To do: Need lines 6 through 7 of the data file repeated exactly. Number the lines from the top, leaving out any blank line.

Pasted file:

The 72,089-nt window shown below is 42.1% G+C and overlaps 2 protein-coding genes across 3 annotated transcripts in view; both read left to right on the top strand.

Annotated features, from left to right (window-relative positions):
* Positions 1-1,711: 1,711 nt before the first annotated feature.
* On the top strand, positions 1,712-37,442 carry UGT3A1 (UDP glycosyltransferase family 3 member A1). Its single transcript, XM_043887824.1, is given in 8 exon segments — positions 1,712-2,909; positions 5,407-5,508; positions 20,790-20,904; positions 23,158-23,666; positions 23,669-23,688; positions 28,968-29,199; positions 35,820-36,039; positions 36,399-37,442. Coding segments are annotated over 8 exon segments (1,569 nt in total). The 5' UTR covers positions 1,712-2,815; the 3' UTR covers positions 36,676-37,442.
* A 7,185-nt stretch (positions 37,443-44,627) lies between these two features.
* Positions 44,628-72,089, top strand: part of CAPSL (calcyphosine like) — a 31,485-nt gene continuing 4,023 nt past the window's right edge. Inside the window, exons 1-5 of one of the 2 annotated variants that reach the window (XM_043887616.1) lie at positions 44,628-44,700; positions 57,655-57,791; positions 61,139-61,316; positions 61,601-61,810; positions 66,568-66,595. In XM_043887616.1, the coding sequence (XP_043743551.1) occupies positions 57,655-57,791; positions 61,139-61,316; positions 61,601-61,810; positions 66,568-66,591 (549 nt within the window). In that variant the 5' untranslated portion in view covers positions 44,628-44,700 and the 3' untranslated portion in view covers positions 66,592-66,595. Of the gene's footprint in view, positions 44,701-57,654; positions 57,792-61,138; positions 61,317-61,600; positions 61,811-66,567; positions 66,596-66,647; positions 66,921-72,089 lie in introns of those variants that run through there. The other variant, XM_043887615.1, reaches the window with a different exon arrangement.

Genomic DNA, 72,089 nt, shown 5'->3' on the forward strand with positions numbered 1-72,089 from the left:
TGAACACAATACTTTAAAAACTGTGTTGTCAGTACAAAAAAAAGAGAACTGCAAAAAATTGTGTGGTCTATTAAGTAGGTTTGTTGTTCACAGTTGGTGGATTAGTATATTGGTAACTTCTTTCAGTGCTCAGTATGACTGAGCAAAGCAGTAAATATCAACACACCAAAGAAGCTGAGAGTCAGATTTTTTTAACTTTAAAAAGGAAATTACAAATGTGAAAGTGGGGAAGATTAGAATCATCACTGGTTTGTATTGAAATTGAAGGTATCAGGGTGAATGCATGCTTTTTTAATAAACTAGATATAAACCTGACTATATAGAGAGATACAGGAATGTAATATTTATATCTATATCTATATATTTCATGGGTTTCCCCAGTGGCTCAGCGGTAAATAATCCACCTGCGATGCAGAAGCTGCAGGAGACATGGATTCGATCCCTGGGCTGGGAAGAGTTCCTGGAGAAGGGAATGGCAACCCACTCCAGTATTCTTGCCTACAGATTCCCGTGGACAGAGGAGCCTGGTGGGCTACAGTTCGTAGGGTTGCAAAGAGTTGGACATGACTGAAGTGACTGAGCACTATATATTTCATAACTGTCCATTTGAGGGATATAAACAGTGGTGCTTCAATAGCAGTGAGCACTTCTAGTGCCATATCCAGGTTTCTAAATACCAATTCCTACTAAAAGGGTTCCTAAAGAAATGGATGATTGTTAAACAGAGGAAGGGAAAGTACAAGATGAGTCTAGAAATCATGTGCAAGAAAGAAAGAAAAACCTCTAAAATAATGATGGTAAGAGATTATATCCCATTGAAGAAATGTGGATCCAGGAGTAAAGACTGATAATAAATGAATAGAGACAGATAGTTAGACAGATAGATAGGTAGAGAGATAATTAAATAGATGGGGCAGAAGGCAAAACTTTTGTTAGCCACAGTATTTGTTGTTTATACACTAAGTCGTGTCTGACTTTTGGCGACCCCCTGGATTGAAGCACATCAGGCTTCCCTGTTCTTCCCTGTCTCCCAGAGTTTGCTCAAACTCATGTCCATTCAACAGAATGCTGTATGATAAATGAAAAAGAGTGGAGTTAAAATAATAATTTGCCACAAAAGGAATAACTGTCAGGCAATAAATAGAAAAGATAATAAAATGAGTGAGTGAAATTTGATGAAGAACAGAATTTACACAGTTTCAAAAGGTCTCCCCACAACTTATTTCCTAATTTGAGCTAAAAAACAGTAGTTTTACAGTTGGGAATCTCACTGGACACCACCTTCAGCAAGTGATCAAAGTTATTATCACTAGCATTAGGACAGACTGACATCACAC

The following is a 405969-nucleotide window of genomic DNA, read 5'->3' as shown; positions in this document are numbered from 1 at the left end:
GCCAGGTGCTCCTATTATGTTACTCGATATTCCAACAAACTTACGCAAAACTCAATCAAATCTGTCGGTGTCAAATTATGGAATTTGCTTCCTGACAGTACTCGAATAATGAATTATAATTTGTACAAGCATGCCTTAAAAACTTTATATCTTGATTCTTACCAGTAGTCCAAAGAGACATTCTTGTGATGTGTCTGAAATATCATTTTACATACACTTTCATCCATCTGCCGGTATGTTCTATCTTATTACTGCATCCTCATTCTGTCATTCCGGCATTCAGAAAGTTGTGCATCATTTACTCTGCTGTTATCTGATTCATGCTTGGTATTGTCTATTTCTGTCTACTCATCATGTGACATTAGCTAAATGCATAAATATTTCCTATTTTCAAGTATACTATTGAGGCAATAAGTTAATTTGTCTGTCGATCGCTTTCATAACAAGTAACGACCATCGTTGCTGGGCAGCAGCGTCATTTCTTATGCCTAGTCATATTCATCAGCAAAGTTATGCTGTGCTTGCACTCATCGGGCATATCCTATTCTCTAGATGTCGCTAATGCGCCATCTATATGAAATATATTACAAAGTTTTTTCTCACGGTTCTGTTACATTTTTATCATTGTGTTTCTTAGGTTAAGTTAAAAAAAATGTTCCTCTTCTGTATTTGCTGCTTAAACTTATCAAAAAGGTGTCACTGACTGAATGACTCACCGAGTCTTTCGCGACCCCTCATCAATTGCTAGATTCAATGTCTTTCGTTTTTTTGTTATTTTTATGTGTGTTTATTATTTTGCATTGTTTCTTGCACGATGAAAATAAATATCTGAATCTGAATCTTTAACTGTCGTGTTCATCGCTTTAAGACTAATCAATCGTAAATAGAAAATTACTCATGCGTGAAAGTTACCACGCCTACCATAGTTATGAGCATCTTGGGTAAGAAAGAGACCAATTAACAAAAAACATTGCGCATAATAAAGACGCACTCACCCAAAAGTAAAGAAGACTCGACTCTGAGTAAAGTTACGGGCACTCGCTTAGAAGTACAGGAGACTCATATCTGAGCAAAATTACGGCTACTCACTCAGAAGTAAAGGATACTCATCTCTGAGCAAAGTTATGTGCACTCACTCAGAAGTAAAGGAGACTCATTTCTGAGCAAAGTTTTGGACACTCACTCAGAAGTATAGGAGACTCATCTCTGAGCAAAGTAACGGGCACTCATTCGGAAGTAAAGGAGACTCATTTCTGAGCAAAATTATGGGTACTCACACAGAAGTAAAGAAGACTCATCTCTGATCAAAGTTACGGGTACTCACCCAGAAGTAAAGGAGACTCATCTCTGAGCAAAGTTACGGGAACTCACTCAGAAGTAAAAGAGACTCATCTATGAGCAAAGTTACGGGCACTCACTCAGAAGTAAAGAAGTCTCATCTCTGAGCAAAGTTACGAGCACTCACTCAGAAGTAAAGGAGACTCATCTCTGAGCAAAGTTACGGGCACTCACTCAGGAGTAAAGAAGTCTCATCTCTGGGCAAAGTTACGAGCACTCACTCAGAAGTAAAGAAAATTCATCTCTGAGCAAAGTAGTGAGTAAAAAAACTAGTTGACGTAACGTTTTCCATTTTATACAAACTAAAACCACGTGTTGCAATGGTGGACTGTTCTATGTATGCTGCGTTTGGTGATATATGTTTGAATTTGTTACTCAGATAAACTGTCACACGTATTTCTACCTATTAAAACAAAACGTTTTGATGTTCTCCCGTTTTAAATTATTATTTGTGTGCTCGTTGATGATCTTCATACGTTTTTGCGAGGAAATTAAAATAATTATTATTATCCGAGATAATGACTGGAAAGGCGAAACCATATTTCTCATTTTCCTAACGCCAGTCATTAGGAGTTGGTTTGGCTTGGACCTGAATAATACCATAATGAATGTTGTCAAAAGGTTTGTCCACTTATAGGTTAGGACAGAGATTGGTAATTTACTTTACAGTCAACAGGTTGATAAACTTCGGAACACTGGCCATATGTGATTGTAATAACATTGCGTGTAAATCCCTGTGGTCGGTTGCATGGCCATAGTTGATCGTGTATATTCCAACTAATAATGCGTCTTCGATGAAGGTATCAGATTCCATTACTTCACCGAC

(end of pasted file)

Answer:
* Positions 44,628-72,089, top strand: part of CAPSL (calcyphosine like) — a 31,485-nt gene continuing 4,023 nt past the window's right edge. Inside the window, exons 1-5 of one of the 2 annotated variants that reach the window (XM_043887616.1) lie at positions 44,628-44,700; positions 57,655-57,791; positions 61,139-61,316; positions 61,601-61,810; positions 66,568-66,595. In XM_043887616.1, the coding sequence (XP_043743551.1) occupies positions 57,655-57,791; positions 61,139-61,316; positions 61,601-61,810; positions 66,568-66,591 (549 nt within the window). In that variant the 5' untranslated portion in view covers positions 44,628-44,700 and the 3' untranslated portion in view covers positions 66,592-66,595. Of the gene's footprint in view, positions 44,701-57,654; positions 57,792-61,138; positions 61,317-61,600; positions 61,811-66,567; positions 66,596-66,647; positions 66,921-72,089 lie in introns of those variants that run through there. The other variant, XM_043887615.1, reaches the window with a different exon arrangement.

Genomic DNA, 72,089 nt, shown 5'->3' on the forward strand with positions numbered 1-72,089 from the left: